Other rates are even worse - on the Yen you lose about 5.8%, on the Baht 6%, on the Pound 5.15% (compared to 28 degrees/citi based on xe rates)
Im really grateful for your insight. I'm getting excellent advice on here, backed up with sensible facts. Thanks Mel, I'm going to actually printout your response, because I need to nut it out to completely 'get it'.
No, I'm not <18 and have an excellent credit rating. The only one problem I can foresee is that I have a lot of(useless) creditcards, none of which I use, all of which have $0 owing on them.

The only part of your explanation I didnt' understand at all was the Mel-Syd flight bit....why would I be paying in USD?
My goal is to find a card that earns QF pts that I can use ONLY on overseas purchases, either from Australia when buying something OS, like pre paying for a hotel booking in other currency, OR when i'm actually os.
So, perhaps a better scenario would be exactly that - I want to pay say 100 Euros to a hotel.
I wonder how much it would cost to do so with QC, v one of the other types of ccards.
Because, as you point out, the ultimate resulting 'cost' difference is actually the 'cost' of the QF points earned.
Otherwise I always use my Visa amplify forall dom. purchases.
 

MEL_Traveller

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Im really grateful for your insight. I'm getting excellent advice on here, backed up with sensible facts. Thanks Mel, I'm going to actually printout your response, because I need to nut it out to completely 'get it'.
No, I'm not <18 and have an excellent credit rating. The only one problem I can foresee is that I have a lot of(useless) creditcards, none of which I use, all of which have $0 owing on them.

The only part of your explanation I didnt' understand at all was the Mel-Syd flight bit....why would I be paying in USD?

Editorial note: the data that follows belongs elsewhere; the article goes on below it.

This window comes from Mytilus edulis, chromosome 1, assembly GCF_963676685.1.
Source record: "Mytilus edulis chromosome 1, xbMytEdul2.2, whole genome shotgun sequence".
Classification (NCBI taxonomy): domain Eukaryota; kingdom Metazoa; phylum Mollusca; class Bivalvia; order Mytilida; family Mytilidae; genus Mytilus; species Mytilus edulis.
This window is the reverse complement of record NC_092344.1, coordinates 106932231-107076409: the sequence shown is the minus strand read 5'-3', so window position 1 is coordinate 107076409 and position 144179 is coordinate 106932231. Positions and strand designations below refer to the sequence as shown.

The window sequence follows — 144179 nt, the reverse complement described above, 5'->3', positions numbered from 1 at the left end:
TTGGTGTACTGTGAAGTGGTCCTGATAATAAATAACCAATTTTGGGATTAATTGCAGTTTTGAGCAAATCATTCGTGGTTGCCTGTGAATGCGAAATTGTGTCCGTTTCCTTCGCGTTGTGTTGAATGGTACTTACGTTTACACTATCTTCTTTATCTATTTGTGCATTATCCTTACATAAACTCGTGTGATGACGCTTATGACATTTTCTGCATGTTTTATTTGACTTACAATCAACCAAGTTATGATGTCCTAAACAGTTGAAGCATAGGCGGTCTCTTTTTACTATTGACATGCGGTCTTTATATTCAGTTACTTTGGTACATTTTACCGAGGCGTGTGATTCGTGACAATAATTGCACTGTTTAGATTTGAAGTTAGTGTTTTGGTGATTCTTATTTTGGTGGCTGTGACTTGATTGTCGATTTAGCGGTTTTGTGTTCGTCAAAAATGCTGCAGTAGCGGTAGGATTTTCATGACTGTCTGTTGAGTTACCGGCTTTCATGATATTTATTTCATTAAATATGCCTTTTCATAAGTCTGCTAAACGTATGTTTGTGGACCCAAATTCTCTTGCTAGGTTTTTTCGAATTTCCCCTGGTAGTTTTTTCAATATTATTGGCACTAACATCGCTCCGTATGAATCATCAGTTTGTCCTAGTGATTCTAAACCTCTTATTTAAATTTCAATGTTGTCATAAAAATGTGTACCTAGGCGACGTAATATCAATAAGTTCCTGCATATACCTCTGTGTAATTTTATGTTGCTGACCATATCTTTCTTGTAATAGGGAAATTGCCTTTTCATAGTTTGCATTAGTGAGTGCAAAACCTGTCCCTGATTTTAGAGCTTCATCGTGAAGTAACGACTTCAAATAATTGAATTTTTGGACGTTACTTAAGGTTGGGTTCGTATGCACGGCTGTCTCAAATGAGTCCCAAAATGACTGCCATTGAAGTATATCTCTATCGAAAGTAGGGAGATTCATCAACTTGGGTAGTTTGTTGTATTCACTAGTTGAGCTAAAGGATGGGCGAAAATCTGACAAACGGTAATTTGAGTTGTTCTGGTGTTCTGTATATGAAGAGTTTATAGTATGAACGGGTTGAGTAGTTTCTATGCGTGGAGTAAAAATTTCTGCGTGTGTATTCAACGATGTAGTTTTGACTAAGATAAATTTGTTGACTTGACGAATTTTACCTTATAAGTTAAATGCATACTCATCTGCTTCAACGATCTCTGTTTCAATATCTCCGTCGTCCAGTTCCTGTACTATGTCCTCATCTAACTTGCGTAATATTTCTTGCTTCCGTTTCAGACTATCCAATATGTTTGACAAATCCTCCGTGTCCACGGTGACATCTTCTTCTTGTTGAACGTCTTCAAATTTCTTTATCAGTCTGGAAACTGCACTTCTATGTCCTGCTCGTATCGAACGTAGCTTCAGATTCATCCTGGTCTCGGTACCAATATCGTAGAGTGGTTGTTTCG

My goal is to find a card that earns QF pts that I can use ONLY on overseas purchases, either from Australia when buying something OS, like pre paying for a hotel booking in other currency, OR when i'm actually os.
So, perhaps a better scenario would be exactly that - I want to pay say 100 Euros to a hotel.
I wonder how much it would cost to do so with QC, v one of the other types of ccards.
Because, as you point out, the ultimate resulting 'cost' difference is actually the 'cost' of the QF points earned.
Otherwise I always use my Visa amplify forall dom. purchases.
You're not paying for the MEL-SYD in USD - the 'cost' in the example was how much you'd need to spend in USD to earn enough points for a MEL-SYD award (if the whole point is using the qantas cash card to earn points). The bottom line is that intead of earning points through Qantas cash you'd be better off buying the MEL-SYD in AUD on a normal credit card in AUD than trying to earn it though Qantas cash points.

Let's look at your 100 Euro hotel.

Using 28 degrees or Citi your 100 euro hotel bill would be billed to your statement as AUD159.19

Through Qantas cash you'd need to load, at today's rates AUD168.

A difference of almost $9.

With the Qantas cash card you'd also earn 168 x 1.5 Qantas points, which would be 252 Qantas points.

Now let's say you want to redeem a Qantas award MEL-SYD. That's 8000 points. 8000 points divided by 252 = roughly 31.74 nights (based on the 100 Euro a night rate).

But... as we worked out, on each of those 31.74 nights, you're 'losing' $9 because of Qantas cash's exchange rates. So, 31.74 x $9 = $285 'lost' to earn your 8000 points for a MEL-SYD award. Add in the award taxes and fees of $35 and the total is now $320.

Better off to not use the points at all (and not need to earn them in the first place), and just buy the MEL-SYD from the Qantas website for $150. ($320-$150 = $170 in your pocket for a nice meal or hotel :))
 

albatross710

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JennyMG the reality is that the QFF moneycard is not a good way to earn QFF points.